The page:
Mega food, mini prices

The Sunday Mail (Queensland) - Escape - - FRONT PAGE -

Eat­ing in this city state is cheap and de­li­cious thanks to hawker food mar­kets in ev­ery neigh­bour­hood, writes Ian Neubauer.

N THE 1950s when un­em­ploy­ment in Sin­ga­pore was rife, peo­ple took to the streets with food carts to make a living. Known as hawk­ing, the pro­fes­sion re­quired lit­tle cap­i­tal and turned tal­ented home­schooled cooks into neigh­bour­hood celebri­ties.

Hawk­ing also brought the coun­try’s di­verse eth­nic­ity to the fore, ex­pressed through the end­less vari­a­tions of Malay, Chi­nese and In­dian cui­sine.

By the mid-1960s, more than 24,000 hawk­ers were work­ing the streets of Sin­ga­pore. But the ex­plo­sion of food carts also cre­ated wide-scale san­i­ta­tion prob­lems be­cause of the way hawk­ers dis­posed of food waste and dish­wa­ter – di­rectly into road­side drains.

In 1968, the gov­ern­ment stepped in, tak­ing hawk­ers off the streets and re­lo­cat­ing them in pur­pose-built food courts with in­creas­ingly fas­tid­i­ous hy­giene stan­dards. Cooked food stalls in Sin­ga­pore are now sub­ject to ran­dom checks by health of­fi­cials who rate ven­dors’ clean­li­ness with a mark from A through to D. And hawk­ers must dis­play their grades promi­nently above their stalls.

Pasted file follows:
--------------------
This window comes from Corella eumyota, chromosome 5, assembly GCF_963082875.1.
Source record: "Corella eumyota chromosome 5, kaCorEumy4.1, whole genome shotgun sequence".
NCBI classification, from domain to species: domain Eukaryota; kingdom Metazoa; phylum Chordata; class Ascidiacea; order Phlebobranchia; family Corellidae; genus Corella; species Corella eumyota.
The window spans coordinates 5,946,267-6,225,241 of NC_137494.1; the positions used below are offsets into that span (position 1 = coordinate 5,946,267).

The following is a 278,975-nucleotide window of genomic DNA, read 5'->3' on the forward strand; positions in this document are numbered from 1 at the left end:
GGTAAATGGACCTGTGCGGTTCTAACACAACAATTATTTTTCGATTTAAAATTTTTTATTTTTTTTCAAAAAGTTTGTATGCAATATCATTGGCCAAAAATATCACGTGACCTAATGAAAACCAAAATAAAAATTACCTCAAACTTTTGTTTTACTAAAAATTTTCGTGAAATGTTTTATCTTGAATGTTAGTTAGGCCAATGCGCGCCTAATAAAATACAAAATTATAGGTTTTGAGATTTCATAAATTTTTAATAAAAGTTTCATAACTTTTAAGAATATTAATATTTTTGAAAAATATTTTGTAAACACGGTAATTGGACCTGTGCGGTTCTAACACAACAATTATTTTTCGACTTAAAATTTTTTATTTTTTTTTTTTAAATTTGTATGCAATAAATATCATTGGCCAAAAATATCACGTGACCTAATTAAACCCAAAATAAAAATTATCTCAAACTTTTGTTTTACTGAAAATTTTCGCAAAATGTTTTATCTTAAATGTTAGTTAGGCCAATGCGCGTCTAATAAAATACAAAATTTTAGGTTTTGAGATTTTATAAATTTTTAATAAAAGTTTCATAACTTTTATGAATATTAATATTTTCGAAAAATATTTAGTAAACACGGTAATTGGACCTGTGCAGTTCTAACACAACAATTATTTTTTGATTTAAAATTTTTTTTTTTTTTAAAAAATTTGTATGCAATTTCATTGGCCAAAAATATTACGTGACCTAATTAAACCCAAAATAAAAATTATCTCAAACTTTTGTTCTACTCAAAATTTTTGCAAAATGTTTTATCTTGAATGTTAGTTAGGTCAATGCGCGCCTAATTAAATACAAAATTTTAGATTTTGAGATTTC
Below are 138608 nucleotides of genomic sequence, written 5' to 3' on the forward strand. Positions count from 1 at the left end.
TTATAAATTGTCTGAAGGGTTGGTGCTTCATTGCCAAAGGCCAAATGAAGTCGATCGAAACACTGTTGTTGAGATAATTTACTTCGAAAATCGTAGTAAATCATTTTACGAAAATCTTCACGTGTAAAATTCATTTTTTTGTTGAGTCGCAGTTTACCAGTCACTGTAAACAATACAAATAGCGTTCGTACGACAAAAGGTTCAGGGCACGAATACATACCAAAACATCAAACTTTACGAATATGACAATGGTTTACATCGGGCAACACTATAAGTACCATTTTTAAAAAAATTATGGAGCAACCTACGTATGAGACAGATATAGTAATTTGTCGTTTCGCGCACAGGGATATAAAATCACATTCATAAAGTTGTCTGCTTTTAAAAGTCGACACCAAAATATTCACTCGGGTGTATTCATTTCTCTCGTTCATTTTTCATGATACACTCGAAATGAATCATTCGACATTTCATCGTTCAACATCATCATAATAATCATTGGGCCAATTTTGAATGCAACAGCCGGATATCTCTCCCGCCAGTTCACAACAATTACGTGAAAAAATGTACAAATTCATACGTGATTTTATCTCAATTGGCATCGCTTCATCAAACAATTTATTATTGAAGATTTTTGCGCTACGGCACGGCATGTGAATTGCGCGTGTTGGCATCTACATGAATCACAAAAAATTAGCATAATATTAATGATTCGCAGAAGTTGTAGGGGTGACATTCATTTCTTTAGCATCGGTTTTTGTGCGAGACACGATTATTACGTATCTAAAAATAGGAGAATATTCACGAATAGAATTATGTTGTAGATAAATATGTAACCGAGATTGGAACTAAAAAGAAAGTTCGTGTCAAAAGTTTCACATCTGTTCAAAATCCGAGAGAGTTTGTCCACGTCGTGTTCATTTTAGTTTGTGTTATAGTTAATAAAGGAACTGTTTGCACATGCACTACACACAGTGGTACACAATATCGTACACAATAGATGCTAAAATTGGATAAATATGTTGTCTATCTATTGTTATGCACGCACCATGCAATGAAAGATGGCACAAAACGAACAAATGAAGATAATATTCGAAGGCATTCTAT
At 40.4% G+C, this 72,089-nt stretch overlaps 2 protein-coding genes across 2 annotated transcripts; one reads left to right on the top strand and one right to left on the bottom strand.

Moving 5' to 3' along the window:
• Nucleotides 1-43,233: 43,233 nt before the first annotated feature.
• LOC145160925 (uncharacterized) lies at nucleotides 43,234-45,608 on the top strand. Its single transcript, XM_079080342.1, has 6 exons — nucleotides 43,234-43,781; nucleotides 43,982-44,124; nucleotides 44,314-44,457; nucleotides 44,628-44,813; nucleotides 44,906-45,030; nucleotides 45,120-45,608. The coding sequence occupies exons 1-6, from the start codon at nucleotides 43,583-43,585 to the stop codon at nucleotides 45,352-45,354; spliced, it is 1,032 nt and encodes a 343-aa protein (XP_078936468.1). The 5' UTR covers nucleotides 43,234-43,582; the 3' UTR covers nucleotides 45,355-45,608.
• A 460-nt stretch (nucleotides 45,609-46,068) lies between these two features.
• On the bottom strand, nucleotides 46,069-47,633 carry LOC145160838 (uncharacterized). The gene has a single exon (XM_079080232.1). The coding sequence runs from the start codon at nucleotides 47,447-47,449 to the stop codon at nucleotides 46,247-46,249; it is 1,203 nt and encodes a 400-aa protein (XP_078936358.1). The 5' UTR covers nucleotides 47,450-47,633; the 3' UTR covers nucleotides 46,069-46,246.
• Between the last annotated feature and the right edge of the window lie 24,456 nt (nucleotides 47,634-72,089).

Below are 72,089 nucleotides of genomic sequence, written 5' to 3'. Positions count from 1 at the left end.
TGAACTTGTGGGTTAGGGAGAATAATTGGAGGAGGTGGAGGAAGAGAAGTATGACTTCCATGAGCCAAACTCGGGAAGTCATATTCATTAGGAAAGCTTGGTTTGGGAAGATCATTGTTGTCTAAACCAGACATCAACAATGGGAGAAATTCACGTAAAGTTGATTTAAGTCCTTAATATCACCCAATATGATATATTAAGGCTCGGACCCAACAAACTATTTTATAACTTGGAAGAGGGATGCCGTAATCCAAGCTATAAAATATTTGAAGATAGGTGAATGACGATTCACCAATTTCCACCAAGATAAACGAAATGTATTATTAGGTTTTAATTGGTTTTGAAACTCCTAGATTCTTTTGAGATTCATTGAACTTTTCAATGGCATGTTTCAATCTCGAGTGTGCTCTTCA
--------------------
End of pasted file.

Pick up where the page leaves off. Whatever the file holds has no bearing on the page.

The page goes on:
To­day, Sin­ga­pore is home to 218 hawker cen­tres that have be­come the fo­cus of in­nu­mer­able TV shows and ar­gu­ments over who makes the best chicken rice or chilli crab. Here are five of the best cen­tres, with up-to-date data on clean­li­ness, when to go, sig­na­ture dishes and who makes them best. Back in the 1930s, Tiong Bahru was a Chi­nese burial ground. To­day it’s a charm­ing in­ner-city her­itage area crammed with art deco apart­ment blocks and trendy bak­eries and bou­tiques.

At its heart is one of Sin­ga­pore’s old­est hawker cen­tres where tourists can ex­pe­ri­ence a real Sin­ga­pore­anstyle break­fast. Start with a strong black kopi brewed in a white cot­ton fil­ter sock, a cup of English break­fast tea or kopi cham, a quixotic lo­cal blend of cof­fee and tea!

Truly ad­ven­tur­ous gas­tronomes can test their met­tle with pigs’ or­gan soup, though the spe­cialty here is ch­wee kueh, a sim­ple dish of steamed rice cakes topped with a tangy casse­role-style sauce made of radish, turnips, dried shrimp, chilli, gar­lic and shal­lots. “Ch­wee keuh is orig­i­nally a Chi­nese dish, but in Sin­ga­pore it’s sub­tly dif­fer­ent,” says Book Geok Beng, a Tiong Bahru hawker since 1983. “It’s true fu­sion – a dish made from many cul­tures.”


Best for:

Sig­na­ture dish:

rice cakes


Best stall: Clean­li­ness rat­ing: Price:

Jian Bo

$S1.40-$S3 ($A1.30-$A2.80)

A With more than 100 stalls, Maxwell Rd Hawker Cen­tre in the heart of Chi­na­town dishes up one of the big­gest va­ri­eties of food in Sin­ga­pore: fish XO soup, a noo­dle broth made with brandy; chilli crab, the is­land state’s na­tional dish; durian, a large scaly fruit with pun­gent creamy flesh that lo­cals say “tastes like heaven but smells like hell”; and Hainanese chicken rice, silky smooth pieces of poached chicken served on rice in­fused with chicken stock.

For the past three years, a chicken war of at­tri­tion has played out be­tween two prom­i­nent Maxwell Rd hawker masters: Tian Tian Hainanese Chicken, whose chicken-stock in­fused rice was de­scribed by Amer­i­can TV chef An­thony Bour­dain as “so fra­grant and de­li­cious that it can be eaten on its own”; and arch-ri­val Ah-Tia, run by a vet­eran Tian Tian chef who flew the coop and opened his own stall next door af­ter a fall­out with his for­mer pay­mas­ter’s daugh­ter.

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